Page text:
Camp- the final chapter


It has been a while since the last camp post, so why don’t I just wrap it up in one post?  Since we’re talking two days, I have a lot of photos this time.   The highlights of course were the games and instructionals.  But before we get to those, the themes for the last two days were the tongue and the hands/feet.  The tongue refers to what we say and the hands and feet refer to our actions.  If you’re keeping up with the key verses, here they are (can you match up the theme with the verse?):

Let no corrupting talk come out of your mouths, but only such as is good for building up, as fits the occasion, that it may give grace to those who hear. (Ephesians 4:29)

Whoever walks with the wise becomes wise,
but the companion of fools will suffer harm. (Proverbs 13:20)

The one heart lesson on Thursday night was the good news- the faithful heart.  After three nights of learning about the bad hearts it was refreshing to finally get to the one that hears the Word and takes action, letting it take root strongly in one’s heart.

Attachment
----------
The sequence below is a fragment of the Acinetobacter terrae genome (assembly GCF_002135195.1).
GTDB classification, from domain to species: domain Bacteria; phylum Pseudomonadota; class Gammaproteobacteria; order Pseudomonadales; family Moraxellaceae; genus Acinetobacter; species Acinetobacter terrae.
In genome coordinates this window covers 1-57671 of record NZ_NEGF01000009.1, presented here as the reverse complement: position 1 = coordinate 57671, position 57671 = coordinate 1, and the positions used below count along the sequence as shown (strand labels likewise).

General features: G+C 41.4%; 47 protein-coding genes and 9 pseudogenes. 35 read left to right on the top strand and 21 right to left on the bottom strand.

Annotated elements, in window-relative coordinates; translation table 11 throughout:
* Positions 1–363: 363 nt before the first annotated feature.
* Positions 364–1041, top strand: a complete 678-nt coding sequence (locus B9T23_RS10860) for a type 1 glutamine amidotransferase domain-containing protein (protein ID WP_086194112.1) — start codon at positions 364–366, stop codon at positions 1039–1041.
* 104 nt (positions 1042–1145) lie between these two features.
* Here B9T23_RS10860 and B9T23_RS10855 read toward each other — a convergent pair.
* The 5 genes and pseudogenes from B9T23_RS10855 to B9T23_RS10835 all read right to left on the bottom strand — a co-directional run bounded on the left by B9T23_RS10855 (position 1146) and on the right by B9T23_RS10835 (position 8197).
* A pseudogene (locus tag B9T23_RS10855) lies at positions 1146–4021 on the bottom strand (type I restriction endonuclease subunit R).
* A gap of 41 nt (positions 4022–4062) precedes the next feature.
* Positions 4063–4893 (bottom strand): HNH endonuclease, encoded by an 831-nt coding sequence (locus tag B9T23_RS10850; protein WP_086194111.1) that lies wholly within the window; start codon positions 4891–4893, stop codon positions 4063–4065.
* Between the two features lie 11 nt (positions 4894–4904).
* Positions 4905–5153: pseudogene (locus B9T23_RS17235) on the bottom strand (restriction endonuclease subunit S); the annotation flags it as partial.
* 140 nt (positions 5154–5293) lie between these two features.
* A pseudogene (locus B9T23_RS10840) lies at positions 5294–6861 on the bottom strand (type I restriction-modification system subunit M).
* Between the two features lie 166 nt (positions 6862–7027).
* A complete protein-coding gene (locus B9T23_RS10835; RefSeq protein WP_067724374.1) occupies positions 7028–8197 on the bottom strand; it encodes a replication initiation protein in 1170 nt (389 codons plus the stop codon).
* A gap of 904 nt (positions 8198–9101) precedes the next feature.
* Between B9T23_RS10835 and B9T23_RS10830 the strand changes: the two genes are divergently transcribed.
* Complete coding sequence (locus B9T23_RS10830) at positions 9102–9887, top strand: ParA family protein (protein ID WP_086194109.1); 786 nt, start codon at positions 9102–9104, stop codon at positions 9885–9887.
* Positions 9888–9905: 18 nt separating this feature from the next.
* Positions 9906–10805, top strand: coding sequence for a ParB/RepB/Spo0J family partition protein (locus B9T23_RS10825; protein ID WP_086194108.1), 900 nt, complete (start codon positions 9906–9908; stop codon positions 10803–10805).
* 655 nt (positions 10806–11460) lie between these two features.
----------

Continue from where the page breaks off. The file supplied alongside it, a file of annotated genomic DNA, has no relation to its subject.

The first game was Man Overboard against the Blue Shields.  Man Overboard is a running game where the kids have to follow the directions of where to go and what to do.  There are four sides to a ship, but for this large of a group we only used two- bow and stern.  Besides the two places to go, the one in charge can call things like octopus!, shark!, hit the deck!, and of course the title, man overboard!  There are more too.  When the kids hear this they have to do an action associated with the command.  See the photo section for two such actions.  Since this is a relatively short game for the allotted time, they played a couple of games and followed with a couple rounds of Simon Says.  The boys actually played this the night before before going on a hay ride at the end of the day, but not for a good reason- it was because several boys didn’t listen to directions.  It was a fun sort of reminder for them I think.  Our team rocked on these games.  The next morning the game was Bedlam against the Red Cross.  This was a more subjective game where the teams were given an action to do, like act like a particular animal or object (i.e., ice-cream truck), and whichever team did it best overall according to the leaders judging would win the points.  I have no idea who actually won this one.